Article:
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THE PASSIONS OF VIET NAM

Novel By: poewhit
War and military



My auto-bio of The Viet Nam War. View table of contents...


Submitted:Mar 8, 2007    Reads: 105    Comments: 0    Likes: 0   


page 38

Every company in the army has that one person that is destined to be the company nut. This guy fit into that category with the Sergent's and its commanding officers. They kept on transferring him to different types of duty all over the airport. He was a funny guy when he got stoned.

����� Then I said, "that seems to be all everyone does around here". That moment another guy came out the back door. He had his rifle slung by his shoulder. They said, they were going over to the other side of the base to the PX. He said,"he thinks they got rolling papers in the other day". Slowly they climbed aboard the truck and they were on there way to the PX.

������ Then this guy asked me if I turned on. I said,"WHAT". He said,"DID I SMOKE MARIJUANA". I said, No and said beer was enough for me. With a different laughter he said, I would change my mind. Everyone smokes after they have been in Viet Nam or are good drinkers. There's not to many guys don't do something or other. It keeps your mind off the war and the bullshit that comes and goes every day. Then he said, the duty was pretty good. No one fucked with you or played soldier with your mind. You just work and do your own thing. That's about all there asking of you. It was pretty straightforward but yet the truth always seems to have a straight forward mannerism.

������ Now my mind was starting to grasp the new environment that was to be my home. There was an awareness about the whole thing. There was an emptiness, that was large and open to everyone. You felt isolated in the reality of the moment. A new dawn, a new awakening in a new part of the world. New seeds that were planted in the mind were spreading its roots into the air that surrounded AN KHE AIR command. You realized that you were an�isolated�area,� out in the mountains of Viet Nam. There was little inside except the fragments of the First Air Cav. They had moved up North to the DMZ. AN KHE now was a further transfer point for troops and supplies. It was sort of the cross roads of the central highlands. Beautiful the country was to the eye.

����� Then he told me to go up to the operations desk and see where they were going to assign me. The towers are full of personal and they don't�need new people.

page 39

That left me with an empty feeling that comes upon not being needed. To me that meant transfer or assignment to other duty. The army had strange ways about mixing duty with the�M.O.S. that the person was trained for. These were the insecurities of the army. The unknown of the next duty station.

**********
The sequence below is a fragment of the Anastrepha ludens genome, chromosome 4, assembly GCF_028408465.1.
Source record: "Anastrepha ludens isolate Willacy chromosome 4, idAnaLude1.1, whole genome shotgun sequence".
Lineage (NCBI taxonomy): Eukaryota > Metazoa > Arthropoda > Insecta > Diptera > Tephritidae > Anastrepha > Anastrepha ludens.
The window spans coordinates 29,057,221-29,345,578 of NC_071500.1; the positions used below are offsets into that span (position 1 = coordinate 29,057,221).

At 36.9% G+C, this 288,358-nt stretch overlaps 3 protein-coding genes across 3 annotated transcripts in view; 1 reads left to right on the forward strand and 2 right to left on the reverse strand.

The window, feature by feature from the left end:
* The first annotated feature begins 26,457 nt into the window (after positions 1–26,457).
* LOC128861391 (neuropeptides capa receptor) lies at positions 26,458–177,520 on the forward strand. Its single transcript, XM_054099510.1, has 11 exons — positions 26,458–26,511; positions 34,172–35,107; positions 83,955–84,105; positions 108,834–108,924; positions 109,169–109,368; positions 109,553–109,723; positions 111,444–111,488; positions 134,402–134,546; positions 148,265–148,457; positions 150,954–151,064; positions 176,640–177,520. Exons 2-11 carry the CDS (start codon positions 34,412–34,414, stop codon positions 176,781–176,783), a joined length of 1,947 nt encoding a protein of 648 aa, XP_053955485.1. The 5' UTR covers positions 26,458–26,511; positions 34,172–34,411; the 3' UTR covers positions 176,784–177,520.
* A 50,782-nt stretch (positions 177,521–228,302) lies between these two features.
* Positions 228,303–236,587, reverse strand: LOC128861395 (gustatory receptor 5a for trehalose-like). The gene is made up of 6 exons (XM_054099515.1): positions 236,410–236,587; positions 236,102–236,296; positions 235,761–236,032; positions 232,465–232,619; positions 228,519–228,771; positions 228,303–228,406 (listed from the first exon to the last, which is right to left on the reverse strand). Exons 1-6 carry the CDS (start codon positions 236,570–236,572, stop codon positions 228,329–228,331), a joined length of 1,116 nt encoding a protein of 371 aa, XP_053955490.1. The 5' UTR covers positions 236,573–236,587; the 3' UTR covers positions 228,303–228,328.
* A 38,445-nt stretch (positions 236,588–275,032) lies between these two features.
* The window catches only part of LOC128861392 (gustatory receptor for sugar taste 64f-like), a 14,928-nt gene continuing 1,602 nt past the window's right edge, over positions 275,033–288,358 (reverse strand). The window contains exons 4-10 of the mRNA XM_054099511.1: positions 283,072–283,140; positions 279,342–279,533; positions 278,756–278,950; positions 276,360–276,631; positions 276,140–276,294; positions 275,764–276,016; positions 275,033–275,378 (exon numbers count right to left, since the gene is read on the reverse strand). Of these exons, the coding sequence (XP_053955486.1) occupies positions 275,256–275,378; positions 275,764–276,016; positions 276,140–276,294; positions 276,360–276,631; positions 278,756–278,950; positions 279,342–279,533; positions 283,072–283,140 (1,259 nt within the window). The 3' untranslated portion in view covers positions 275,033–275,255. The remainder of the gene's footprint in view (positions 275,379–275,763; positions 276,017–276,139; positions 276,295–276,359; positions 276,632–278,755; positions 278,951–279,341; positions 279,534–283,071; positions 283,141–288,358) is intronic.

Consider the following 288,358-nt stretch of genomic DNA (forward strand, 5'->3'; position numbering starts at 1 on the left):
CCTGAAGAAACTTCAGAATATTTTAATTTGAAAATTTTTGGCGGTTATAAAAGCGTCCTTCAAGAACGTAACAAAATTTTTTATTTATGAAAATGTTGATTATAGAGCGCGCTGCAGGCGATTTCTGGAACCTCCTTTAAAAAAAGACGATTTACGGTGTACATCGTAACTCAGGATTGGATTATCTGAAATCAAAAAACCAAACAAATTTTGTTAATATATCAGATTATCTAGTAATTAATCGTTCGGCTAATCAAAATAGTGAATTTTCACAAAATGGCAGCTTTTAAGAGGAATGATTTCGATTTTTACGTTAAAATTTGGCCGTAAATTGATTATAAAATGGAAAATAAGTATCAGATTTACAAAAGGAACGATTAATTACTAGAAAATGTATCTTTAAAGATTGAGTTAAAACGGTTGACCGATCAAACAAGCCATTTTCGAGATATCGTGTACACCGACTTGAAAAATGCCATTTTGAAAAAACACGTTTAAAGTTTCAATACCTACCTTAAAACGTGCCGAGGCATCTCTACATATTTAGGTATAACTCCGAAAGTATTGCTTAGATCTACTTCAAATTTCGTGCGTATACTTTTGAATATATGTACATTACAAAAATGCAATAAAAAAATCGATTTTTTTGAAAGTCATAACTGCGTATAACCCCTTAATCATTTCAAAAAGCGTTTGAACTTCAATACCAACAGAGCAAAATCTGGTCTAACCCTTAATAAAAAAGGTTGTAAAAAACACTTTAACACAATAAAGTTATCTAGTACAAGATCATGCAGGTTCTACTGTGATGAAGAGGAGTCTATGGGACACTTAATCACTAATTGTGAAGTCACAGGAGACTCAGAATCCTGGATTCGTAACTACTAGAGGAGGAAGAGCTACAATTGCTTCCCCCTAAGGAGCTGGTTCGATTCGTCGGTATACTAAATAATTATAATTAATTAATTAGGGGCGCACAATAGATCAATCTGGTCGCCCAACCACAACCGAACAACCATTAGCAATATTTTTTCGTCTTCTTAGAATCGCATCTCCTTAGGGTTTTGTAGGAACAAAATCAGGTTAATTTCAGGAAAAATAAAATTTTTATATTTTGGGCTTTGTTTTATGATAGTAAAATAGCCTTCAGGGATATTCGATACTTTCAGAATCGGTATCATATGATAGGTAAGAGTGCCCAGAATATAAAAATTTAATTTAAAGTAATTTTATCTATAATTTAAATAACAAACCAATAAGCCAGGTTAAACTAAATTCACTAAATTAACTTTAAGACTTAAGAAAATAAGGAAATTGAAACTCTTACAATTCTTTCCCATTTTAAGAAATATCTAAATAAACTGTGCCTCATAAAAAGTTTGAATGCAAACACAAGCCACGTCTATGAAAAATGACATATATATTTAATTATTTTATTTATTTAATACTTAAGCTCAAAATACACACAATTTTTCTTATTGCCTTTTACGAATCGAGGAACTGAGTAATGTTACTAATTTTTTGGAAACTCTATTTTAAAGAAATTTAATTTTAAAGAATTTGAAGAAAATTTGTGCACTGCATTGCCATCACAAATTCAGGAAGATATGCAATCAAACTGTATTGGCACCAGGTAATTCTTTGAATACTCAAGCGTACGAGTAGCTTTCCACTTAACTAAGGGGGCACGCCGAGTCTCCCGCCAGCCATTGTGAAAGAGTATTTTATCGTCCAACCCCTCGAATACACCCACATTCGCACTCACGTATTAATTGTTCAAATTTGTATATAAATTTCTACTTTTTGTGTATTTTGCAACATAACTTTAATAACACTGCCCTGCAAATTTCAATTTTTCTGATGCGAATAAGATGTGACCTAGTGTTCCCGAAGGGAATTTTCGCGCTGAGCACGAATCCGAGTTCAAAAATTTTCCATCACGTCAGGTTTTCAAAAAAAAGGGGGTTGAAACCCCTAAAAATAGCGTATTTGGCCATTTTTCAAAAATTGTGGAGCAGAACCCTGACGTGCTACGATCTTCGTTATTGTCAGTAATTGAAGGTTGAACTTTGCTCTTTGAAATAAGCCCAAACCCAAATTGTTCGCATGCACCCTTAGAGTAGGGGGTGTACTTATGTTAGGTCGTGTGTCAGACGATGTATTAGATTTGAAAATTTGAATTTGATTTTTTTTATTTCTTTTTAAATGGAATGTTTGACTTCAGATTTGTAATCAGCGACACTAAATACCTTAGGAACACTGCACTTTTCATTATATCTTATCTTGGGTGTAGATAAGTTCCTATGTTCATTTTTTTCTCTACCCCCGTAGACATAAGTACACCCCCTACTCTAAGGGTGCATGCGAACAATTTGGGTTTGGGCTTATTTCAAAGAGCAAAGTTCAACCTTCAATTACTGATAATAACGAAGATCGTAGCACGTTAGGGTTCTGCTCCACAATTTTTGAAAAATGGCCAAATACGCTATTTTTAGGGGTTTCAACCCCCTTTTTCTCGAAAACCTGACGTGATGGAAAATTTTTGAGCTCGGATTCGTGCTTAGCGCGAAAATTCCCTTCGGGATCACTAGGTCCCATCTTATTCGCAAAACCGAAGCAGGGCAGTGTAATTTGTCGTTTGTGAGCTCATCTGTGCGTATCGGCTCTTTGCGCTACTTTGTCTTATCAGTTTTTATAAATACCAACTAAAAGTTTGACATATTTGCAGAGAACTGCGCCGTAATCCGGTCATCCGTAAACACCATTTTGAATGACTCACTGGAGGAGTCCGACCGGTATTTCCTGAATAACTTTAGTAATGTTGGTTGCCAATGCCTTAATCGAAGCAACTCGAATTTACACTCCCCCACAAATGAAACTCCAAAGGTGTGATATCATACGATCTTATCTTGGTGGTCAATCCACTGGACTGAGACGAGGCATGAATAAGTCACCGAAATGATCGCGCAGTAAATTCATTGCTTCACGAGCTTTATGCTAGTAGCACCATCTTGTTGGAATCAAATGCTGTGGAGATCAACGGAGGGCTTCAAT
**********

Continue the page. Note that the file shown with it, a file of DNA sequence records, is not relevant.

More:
����� Then there was a movement of people to the door of the barracks. There was a formation of some sort for the company. It was for KP. and guard duty. From what I could gather guard duty was every other night and KP. was thrown in when the duty roster was gone through. After about fifteen minutes the guys were walking back to the barracks. The usual shuffle�of feet, that made this an ordinary type of formation.

������ Then I asked someone where you got water to wash and shave. With a movement some one said, down by the river or over by the mess hall. Don't drink the river water unless you treat it. Get you drinking water from the mess hall. You can take a shower if there's water in the tank. The pump has been broke for a good time. The only thing that really crossed my mind was a shave.

����� There were three shifts of duty in the control tower. It was kept open 24 hours a day. Very rare were there flights into AN KHE at evenings. This really meant that two shifts really did any controlling here at all. There were no wake ups in the morning because of the three shifts of work. When the new shift was due to come on work, the earlier shift would wake them up. Some times the interior patrol was given�this job. There fore you had guys sleeping during the days or doing what you wanted to do. There was a lot of free time on everyone's hands.

������ There were two different airports at AN KHE. One was a helicopter base on the other side of the base. Then there was the main tower and airport, that was located� where we had�the barracks. This was a fixed wing airport and could accommodate medium size aircraft. Mostly they were of the cargo and freight type. Troop transfer was the most common travel that went out of the airport. These held the suspense and reality of the war. The First Air Cav. had there training camp at AN KHE. The new guys getting�ready for the field would go through jungle�school at AN KHE. Then they were shipped north.�





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